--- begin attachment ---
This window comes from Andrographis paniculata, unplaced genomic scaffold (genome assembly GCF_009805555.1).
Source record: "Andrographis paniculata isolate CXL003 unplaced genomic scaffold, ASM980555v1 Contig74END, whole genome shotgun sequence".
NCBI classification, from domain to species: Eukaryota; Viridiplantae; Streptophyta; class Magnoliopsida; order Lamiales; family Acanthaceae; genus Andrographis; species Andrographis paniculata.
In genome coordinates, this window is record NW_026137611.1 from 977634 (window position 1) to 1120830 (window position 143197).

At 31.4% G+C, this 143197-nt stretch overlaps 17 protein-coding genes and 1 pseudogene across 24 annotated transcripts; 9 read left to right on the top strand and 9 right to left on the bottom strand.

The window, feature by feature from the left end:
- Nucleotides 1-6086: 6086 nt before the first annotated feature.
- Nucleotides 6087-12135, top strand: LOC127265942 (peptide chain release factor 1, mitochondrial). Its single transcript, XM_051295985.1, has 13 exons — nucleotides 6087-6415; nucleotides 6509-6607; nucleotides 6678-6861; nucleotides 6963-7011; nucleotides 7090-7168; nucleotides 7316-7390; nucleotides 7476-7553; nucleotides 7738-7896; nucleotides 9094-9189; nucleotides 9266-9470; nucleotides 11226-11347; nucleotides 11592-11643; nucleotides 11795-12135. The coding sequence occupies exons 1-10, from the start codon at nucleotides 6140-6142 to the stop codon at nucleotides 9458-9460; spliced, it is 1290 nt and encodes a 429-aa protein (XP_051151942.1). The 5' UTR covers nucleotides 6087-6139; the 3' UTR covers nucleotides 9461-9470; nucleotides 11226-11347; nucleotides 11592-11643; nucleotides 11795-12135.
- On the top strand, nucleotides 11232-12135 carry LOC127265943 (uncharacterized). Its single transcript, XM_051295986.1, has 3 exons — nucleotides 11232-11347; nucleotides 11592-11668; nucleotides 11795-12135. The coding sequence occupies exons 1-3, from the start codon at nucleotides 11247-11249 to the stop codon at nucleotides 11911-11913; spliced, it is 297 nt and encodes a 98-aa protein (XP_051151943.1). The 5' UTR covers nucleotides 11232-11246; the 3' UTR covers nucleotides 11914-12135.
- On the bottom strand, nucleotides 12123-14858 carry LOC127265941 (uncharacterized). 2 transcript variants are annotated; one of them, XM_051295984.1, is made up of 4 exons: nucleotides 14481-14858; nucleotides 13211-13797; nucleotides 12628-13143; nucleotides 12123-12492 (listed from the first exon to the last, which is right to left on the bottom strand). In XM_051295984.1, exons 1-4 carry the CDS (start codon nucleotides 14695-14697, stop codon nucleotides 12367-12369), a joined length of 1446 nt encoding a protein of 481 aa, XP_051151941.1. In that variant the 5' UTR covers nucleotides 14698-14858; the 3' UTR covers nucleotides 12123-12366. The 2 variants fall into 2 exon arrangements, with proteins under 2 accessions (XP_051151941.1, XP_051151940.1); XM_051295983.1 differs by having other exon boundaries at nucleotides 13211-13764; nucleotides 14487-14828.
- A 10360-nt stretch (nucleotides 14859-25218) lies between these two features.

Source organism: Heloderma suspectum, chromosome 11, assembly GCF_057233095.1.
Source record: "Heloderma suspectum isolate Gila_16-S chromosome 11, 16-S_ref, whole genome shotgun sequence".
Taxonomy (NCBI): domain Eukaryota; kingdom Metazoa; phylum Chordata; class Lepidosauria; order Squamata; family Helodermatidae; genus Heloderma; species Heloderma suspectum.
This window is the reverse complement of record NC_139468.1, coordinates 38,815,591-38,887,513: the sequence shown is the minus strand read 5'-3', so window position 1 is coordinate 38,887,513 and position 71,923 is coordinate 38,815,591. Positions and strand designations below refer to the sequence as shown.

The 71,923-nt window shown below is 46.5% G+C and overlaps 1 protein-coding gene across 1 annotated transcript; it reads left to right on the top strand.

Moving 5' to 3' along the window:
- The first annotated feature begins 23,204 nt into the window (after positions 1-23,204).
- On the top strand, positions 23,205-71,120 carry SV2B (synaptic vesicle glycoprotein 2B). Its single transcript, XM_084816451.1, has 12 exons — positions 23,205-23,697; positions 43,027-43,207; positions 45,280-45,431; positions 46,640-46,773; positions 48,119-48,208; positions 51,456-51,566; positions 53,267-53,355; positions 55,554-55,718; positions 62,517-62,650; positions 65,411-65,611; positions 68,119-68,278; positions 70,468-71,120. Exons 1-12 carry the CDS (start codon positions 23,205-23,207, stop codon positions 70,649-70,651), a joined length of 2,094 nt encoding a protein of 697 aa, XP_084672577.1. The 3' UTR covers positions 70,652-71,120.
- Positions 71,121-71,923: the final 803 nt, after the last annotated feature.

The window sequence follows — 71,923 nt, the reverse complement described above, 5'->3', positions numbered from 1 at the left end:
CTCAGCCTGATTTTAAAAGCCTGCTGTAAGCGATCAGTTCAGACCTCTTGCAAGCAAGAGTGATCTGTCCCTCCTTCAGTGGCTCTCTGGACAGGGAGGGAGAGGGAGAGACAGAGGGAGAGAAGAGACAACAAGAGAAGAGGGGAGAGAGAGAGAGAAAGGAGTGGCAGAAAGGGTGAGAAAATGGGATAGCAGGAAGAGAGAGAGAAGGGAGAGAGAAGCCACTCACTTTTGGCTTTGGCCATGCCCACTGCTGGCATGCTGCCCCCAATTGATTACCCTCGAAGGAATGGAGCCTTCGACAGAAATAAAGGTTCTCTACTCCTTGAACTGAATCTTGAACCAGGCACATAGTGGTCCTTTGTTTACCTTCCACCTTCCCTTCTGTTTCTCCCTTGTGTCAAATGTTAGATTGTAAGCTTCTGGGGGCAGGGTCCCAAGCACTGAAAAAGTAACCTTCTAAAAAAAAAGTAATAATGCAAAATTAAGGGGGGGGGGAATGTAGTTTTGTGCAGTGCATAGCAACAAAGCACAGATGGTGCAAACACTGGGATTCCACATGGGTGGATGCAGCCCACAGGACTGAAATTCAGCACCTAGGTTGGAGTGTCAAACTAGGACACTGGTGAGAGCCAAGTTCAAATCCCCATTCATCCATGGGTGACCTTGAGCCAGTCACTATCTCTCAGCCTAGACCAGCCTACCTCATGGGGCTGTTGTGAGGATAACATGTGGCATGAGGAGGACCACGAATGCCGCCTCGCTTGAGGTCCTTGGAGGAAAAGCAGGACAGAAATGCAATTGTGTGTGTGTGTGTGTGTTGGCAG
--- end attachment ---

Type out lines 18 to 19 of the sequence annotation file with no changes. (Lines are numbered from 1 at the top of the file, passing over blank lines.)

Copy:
- The first annotated feature begins 23,204 nt into the window (after positions 1-23,204).
- On the top strand, positions 23,205-71,120 carry SV2B (synaptic vesicle glycoprotein 2B). Its single transcript, XM_084816451.1, has 12 exons — positions 23,205-23,697; positions 43,027-43,207; positions 45,280-45,431; positions 46,640-46,773; positions 48,119-48,208; positions 51,456-51,566; positions 53,267-53,355; positions 55,554-55,718; positions 62,517-62,650; positions 65,411-65,611; positions 68,119-68,278; positions 70,468-71,120. Exons 1-12 carry the CDS (start codon positions 23,205-23,207, stop codon positions 70,649-70,651), a joined length of 2,094 nt encoding a protein of 697 aa, XP_084672577.1. The 3' UTR covers positions 70,652-71,120.